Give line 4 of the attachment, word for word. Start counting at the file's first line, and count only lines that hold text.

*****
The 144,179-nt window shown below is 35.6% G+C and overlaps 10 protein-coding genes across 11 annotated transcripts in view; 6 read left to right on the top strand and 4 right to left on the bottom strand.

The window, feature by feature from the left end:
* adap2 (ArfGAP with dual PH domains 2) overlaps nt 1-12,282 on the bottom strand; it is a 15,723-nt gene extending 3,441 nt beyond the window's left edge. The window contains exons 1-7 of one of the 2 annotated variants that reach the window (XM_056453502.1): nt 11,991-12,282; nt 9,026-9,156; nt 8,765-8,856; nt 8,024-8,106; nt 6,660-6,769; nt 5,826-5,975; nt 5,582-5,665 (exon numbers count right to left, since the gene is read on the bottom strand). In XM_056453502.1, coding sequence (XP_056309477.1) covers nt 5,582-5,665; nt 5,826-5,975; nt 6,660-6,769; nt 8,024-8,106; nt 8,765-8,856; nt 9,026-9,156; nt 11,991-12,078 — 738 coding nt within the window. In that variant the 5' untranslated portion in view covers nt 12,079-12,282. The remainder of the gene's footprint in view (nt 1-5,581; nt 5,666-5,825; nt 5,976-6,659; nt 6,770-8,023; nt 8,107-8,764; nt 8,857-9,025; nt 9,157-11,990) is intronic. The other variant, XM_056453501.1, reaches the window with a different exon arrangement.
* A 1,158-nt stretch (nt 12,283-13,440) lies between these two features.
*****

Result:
* A 1,158-nt stretch (nt 12,283-13,440) lies between these two features.